Using Watson Translation service in an Eclipse SWT application Part 2

The next follow-up to the last article is the code I used to communicate with the Watson Translation service. But first I want to show the flow of the data:

So basically the SWT client sends a JSON string to the server in the body of the message. You can do this as long as you specify application/json as the Content-Type. For JSON, I use the JSON library for Java over at and its been perfect. I have even begun using this library for all of my in memory objects because then I can easily serialize it out for storage or over the network.

Below you will see the primary code to send this message:

JSONObject payload = new JSONObject();
payload.put("toLang", obj.get("to"));
payload.put("text", obj.get("text"));
URL url = new URL(pet_bluemix_translation_service);
URLConnection connection = url.openConnection();
connection.setRequestProperty("Content-Type", "application/json");
OutputStreamWriter out = new OutputStreamWriter(connection.getOutputStream());
//Now get the response
BufferedReader in = new BufferedReader(new InputStreamReader(connection.getInputStream()));
String n = in.readLine();
StringBuffer sbValue = new StringBuffer();
while(n != null){
	n = in.readLine();
final String value = sbValue.toString();

Best site for online file (XML, JSON, HTML, SQL) formatting

Screen Shot 2014-04-21 at 9.57.15 AM

Do you ever need to format some encrypted, auto-generated XML, HTML, or JSON? Well, I do this a lot to debug compressed JSON, HTML, and XML files and I found this great site that not only does formatting for some basic file types but also does a heck of a lot more. Some great things does:

  • Formats files with different indents
  • Validators
  • Encoders/Decoders
  • Minifiers
  • Converters
  • Cryptography
  • String escapers

Check it out and let me know what you think!


Classes and Dojo are very cool

Tonight I am looking for a way to make different presentation styles in the attachment viewer.  I figure I would look into making the different presentations with JavaScript classes and with a little bit of inheritance to boot.   Unfortunately JavaScript does not support classes very well and there are a thousand ways to accomplish this, just Google it and you will see.  I of course chose Dojo to get this done because it was dead simple!

I want to have three presentation styles to start – film strip (default), thumbnails, and slide-show.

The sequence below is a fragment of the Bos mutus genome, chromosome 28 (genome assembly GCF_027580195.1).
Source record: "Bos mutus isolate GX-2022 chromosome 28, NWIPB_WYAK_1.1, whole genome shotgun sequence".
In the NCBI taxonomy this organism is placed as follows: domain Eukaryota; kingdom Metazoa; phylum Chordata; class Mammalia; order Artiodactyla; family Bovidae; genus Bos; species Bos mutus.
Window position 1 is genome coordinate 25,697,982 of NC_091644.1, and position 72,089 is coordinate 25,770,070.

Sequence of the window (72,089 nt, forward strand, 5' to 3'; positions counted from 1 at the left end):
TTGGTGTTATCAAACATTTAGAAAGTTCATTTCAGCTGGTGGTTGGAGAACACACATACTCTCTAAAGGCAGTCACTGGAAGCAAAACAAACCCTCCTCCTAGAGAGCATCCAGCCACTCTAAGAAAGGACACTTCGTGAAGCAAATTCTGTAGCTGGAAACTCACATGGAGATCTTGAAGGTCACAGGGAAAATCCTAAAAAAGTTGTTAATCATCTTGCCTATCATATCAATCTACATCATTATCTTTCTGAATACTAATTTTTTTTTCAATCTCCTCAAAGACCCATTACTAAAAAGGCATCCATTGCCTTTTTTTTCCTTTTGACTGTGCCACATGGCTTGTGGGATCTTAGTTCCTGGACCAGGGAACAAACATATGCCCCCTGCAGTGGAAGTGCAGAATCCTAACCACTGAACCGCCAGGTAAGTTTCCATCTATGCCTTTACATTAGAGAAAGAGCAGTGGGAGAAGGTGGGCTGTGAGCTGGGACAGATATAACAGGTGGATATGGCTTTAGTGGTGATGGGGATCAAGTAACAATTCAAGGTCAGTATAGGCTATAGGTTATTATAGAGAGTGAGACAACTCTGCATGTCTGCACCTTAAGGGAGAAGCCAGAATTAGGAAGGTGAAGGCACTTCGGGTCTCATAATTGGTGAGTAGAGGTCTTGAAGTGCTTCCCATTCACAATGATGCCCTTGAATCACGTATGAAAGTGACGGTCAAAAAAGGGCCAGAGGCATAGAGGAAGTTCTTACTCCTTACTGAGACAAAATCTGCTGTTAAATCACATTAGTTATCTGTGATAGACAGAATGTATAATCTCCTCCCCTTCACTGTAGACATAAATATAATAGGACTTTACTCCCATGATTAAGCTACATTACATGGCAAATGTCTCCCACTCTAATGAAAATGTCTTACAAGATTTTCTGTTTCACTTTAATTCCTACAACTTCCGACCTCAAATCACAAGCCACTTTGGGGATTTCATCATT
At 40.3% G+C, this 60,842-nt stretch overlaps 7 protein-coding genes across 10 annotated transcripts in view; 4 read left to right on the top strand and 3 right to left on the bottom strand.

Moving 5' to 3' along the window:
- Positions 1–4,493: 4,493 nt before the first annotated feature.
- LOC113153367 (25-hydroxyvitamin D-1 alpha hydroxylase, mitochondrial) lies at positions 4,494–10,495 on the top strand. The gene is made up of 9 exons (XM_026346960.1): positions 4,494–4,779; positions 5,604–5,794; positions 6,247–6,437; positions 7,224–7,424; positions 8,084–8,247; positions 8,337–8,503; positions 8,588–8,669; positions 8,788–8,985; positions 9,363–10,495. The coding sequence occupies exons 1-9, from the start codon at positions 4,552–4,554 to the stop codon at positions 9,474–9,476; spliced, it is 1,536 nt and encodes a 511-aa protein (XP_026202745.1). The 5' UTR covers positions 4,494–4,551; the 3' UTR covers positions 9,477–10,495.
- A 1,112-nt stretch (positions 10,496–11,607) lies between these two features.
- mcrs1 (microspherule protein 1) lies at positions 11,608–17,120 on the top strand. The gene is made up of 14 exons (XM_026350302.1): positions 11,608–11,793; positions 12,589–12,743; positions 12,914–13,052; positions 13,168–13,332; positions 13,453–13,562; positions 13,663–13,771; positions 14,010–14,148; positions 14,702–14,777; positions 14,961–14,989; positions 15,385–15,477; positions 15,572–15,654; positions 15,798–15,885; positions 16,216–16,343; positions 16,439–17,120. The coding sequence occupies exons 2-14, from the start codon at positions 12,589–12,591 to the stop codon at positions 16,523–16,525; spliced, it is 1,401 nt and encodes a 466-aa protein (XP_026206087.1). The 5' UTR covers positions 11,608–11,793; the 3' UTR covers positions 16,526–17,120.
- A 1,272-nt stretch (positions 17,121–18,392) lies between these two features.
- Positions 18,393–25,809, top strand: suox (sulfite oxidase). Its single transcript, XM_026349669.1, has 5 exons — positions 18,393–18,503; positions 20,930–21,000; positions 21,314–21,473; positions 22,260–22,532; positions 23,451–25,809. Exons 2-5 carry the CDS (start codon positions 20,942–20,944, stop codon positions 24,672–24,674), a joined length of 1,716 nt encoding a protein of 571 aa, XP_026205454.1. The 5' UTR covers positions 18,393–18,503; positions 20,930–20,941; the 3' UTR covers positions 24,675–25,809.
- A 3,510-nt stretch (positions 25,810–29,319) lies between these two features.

The main reason  I wanted to have this be like a class hierarchy is because the title part (where it is File: filename) needs to be re-used and eventually I will have common actions under the title like “open“, “save“, “share“.  So I need a base method in a shared class that can be inherited by the subclasses.  Using dojo.declare, the base class is the following:

dojo.declare("showStyle", null, {
 showHeader : function(id){
 showAttachment : function(id, att, idx){
 showTitle : function(id, att){
     var title = document.createElement("div");
     title.innerHTML = "<b>File:</b> <i>" + + "</i><br>    ";
     title.innerHTML += "<small><a href="#" onclick="openAttachment('" + att.file_url + "');return true;" title="Open this file">open</a></small> ";
     title.innerHTML += "<small><a href="#" onclick="viewAttachment('" + att.content_url + "');return true;" title="View this file">view</a></small> ";
     title.innerHTML += "<small><a href="#" onclick="viewAttachment('" + att.content_url + "');return true;" title="Share this file on Facebook">share</a>";
     title.innerHTML += "</small><br><hr>";                  

 showFooter : function(id){

Pretty basic right?  The two parameters in showtitle() are the DOM id the HTML will be inserted into and the “att” is the attachment JSON object. The other methods are stubbed out but I could have default implementations of them in the future.

Now for a subclass!   I won’t go into the details but each subclass will implement a showHeader(), showAttachment(), showFooter() and will be called by the framework.  Here is the reworked original code and put into the “filmStrip” subclass.   Notice the statement in red below.  This tells JavaScript to call the showTitle() method which is implemented in the base class.

dojo.declare("filmStrip", showStyle, {    
    showAttachment : function(id, att, idx){
    var codeArea = document.getElementById("code");    

    this.showTitle(id, att);

    if (att.content_url != null && att.content_url.length > 0){

        var node = document.createElement("div");
        node.setAttribute('id','attachment_' + idx);


        var xhrArgs = {
            id : 'attachment_' + idx,
            type : att.type,
            preview_url : att.preview_url,
            url : att.content_url,
            handleAs : "text",
            preventCache: true,
            content: {
            id: 'attachment_' + idx

        load : function(response, args){
           document.getElementById( = response;

           var func = getScript(this.type);

           if (func != null)
               func(, this.preview_url);


     if (statusArea != null)
         statusArea.innerHTML = "<br>Item not recognized: " +;            


The end result is, because of inheritance, the code just processes the object like its a base “showStyle” object.

var style = null;

if (_showStyle == 1)
      style = new slideShow();
else (_showStyle == 2)
      style = new tileSyle();
      style = new filmStrip();

if (style.showHeader){
 for (var a = 0; a < attachments.length; a++) {
      var att = attachments[a];
      if (att.type && att.type == "attachment"){
           style.showAttachment('attachmentArea',, a);
 if (style.showFooter){